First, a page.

You type some text, possibly human readable one, say for example, "HELLO".

HELLO is displayed on the terminal windows and converted to "something" sent to the RS232.

If nothing is connected to the RS232 bus this "something" is lost forever.

If a converter is connected to the RS232 this "something" is converted to "something else".

If nothing is connected to the converter this "something else" is lost forever.

If you connect the TX and RX of the RS232 port together, the "something" loops back, gets to the terminal and is translated back to "HELLO", which is displayed.

If you connect the TX and RX of the TTL converter together, the "something else" loops back, gets to the RS232 RX, it is converted to "something" and then gets to the terminal and is translated back to "HELLO", which is displayed.

In other words, a loopback test is the same no matter how long is the "chain" involved, you type some text and the same text should appear TWICE in the terminal window.

Input: HELLO->terminal display: HELLO->sent to RS232 port->TX and RX together->loops back to RS232 RX->terminal display: HELLO

With the TTL converter:
Input: HELLO->terminal display: HELLO->sent to RS232 port->TTL Converter->TX and RX together->loops back to TTL Converter RX-> RS232 RX ->terminal display: HELLO

If you have previously a USB adapter:
Input: HELLO->terminal display: HELLO->sent to USB adapter->RS232 port->TX and RX together->loops back to RS232 RX->USB adapter->terminal display: HELLO
or:
Input: HELLO->terminal display: HELLO->sent to USB adapter->RS232 port->TTL Converter->TX and RX together->loops back to TTL Converter RX-> RS232 RX ->USB adapter->terminal display: HELLO

of course, even if everything works well, if you input "garbage" ;) like

"ffkjfnl fkj knj fjn fjao3ofpe n fkdfs bla bla bla bla"

it is more difficult to understand if what you get back is the same "garbage" you sent. :whistle:

jaclaz


Wow, that's deep man!! :w00t:

But what are you saying?... that "something" can become "something else" out of "nothing"?... or that everything can become "something" when you talk to someone who knows "nothing"? :wacko:

Just kidding! :D I do like long replies, especially when they are well written or are written in an most uncommon but innovative way! :thumbup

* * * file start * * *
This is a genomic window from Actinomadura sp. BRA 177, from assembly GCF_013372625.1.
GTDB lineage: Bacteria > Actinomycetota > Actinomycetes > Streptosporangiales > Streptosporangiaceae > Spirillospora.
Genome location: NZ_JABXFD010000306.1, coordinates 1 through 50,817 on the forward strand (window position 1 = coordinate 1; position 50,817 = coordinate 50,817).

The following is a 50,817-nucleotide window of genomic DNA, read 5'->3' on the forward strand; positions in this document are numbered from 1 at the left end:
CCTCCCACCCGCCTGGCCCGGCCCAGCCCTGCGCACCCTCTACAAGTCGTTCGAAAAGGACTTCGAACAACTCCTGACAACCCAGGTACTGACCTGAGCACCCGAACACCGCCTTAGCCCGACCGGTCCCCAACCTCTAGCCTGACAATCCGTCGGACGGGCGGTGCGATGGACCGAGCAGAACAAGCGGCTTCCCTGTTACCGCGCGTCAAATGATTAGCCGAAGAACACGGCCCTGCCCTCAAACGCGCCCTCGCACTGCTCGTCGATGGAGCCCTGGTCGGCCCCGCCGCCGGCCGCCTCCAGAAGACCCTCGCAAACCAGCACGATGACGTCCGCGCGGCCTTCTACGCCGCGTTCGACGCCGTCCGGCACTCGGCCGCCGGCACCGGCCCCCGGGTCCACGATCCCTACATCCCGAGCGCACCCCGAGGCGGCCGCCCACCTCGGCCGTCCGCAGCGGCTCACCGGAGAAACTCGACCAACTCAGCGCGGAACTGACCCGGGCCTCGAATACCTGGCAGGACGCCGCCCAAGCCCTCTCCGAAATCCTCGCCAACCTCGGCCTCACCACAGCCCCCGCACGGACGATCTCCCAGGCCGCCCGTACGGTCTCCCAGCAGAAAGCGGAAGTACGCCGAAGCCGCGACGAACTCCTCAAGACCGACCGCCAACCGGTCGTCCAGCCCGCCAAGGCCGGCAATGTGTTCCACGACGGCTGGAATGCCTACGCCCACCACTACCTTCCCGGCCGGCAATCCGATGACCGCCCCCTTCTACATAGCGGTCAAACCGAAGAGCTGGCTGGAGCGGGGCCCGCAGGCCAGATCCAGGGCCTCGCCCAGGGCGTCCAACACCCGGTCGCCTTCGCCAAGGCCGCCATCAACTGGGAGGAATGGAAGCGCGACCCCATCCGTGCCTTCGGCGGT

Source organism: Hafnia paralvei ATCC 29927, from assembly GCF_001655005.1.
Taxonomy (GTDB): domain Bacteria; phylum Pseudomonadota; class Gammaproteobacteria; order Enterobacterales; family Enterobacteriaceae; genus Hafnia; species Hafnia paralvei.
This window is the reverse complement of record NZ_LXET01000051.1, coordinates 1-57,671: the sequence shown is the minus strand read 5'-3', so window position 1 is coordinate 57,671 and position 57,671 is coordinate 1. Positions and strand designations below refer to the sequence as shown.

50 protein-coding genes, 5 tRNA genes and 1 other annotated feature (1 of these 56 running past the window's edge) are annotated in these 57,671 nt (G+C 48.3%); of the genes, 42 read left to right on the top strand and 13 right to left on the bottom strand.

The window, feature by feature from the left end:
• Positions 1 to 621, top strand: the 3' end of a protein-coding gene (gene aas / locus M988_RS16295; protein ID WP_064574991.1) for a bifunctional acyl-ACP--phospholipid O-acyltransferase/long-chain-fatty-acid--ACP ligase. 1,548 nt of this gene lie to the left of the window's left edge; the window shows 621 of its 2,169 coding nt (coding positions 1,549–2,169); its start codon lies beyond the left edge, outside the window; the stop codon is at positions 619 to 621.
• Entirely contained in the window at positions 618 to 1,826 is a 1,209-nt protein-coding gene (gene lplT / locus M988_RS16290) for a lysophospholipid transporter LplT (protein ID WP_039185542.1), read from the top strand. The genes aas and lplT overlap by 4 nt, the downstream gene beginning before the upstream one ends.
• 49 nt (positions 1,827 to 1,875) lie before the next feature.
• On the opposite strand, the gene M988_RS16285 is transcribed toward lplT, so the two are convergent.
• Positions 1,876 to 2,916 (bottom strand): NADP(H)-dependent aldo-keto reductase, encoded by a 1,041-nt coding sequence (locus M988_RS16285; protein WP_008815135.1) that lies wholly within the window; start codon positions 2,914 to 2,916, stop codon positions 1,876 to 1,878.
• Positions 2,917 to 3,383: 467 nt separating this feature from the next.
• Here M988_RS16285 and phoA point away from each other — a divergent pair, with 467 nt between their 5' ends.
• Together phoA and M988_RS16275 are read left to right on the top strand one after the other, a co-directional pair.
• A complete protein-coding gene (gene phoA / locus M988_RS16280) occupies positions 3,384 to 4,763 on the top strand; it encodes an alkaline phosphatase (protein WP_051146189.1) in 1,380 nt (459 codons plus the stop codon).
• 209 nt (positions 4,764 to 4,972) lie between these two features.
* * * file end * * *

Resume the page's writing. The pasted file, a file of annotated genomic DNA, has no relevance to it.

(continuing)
Well, anyway. I have it all figured out by now, and I was able to confirm that my RS232 to TTL transceiver is working properly. I got some help from our friends at Sparkfun Electronics forum. They told me I should try the Teraterm terminal emulator software application which turned out to be a pretty good one actually. I will quote myself here now as I wrote about Teraterm in a post over at Sparkfun Electronics forum.

Overall, Teraterm looks and acts pretty good to me. In my opinion it's only a good thing that it doesn't have "local echo" active as default. It's usually not something that you would want to have active. So for those users who are new to Hyperterminal where you have "local echo" set to active as default you always had to explain to them how to deactivate this thing. Otherwise, Teraterm is not so much unlike from Hyperterminal. I think it's one good if not the only replacement for Hyperterminal. When I say this I have already tested another terminal emulator called PuTTy. But unlike Teraterm, PuTTy is divided in these several different small applications like "Pageant", "PSFTP" and "PuTTy" where "PuTTy" is the main application for serial port communications. But when I launch PuTTy it doesn't seem to recognize my COM port and doesn't prompt me to chose one, so typing anything in it has no response at all, so I can't even use it. It may be a matter of settings only or maybe it doesn't recognize virtual COM ports, but I still find Teraterm better.

So, if you're looking for a replacement for Hypertereminal and are using Windows XP or Vista, I would say go for Teraterm!

You can read my whole thread over at Sparkfun Electronics forum which is titled "Loopback testing RS232 to TTL transceiver".

I am very thankful to those guys at Sparkfun Electronics forum. They are very helpful and very kind, even to a novice like myself. It makes it a pleasant place to hang out at. Thank you! :hello: